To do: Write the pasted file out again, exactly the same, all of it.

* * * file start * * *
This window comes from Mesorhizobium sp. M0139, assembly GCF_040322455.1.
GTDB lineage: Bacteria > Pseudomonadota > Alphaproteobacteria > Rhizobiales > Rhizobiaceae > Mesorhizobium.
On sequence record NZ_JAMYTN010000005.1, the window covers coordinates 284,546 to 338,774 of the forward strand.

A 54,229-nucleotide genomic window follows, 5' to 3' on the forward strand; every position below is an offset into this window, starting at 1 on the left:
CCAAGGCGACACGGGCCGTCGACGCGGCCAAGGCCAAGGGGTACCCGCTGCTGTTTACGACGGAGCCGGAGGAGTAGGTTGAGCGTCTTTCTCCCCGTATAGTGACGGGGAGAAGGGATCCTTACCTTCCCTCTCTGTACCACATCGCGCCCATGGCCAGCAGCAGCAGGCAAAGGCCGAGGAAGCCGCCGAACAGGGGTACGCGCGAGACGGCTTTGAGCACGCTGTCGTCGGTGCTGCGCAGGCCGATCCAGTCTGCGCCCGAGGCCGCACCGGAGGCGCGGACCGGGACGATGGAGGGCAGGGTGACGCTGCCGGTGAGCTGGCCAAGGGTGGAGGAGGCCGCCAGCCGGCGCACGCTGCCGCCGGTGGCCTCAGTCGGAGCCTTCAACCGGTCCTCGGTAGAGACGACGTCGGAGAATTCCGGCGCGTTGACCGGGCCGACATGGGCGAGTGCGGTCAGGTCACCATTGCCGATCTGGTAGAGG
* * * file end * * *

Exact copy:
This window comes from Mesorhizobium sp. M0139, assembly GCF_040322455.1.
GTDB lineage: Bacteria > Pseudomonadota > Alphaproteobacteria > Rhizobiales > Rhizobiaceae > Mesorhizobium.
On sequence record NZ_JAMYTN010000005.1, the window covers coordinates 284,546 to 338,774 of the forward strand.

A 54,229-nucleotide genomic window follows, 5' to 3' on the forward strand; every position below is an offset into this window, starting at 1 on the left:
CCAAGGCGACACGGGCCGTCGACGCGGCCAAGGCCAAGGGGTACCCGCTGCTGTTTACGACGGAGCCGGAGGAGTAGGTTGAGCGTCTTTCTCCCCGTATAGTGACGGGGAGAAGGGATCCTTACCTTCCCTCTCTGTACCACATCGCGCCCATGGCCAGCAGCAGCAGGCAAAGGCCGAGGAAGCCGCCGAACAGGGGTACGCGCGAGACGGCTTTGAGCACGCTGTCGTCGGTGCTGCGCAGGCCGATCCAGTCTGCGCCCGAGGCCGCACCGGAGGCGCGGACCGGGACGATGGAGGGCAGGGTGACGCTGCCGGTGAGCTGGCCAAGGGTGGAGGAGGCCGCCAGCCGGCGCACGCTGCCGCCGGTGGCCTCAGTCGGAGCCTTCAACCGGTCCTCGGTAGAGACGACGTCGGAGAATTCCGGCGCGTTGACCGGGCCGACATGGGCGAGTGCGGTCAGGTCACCATTGCCGATCTGGTAGAGG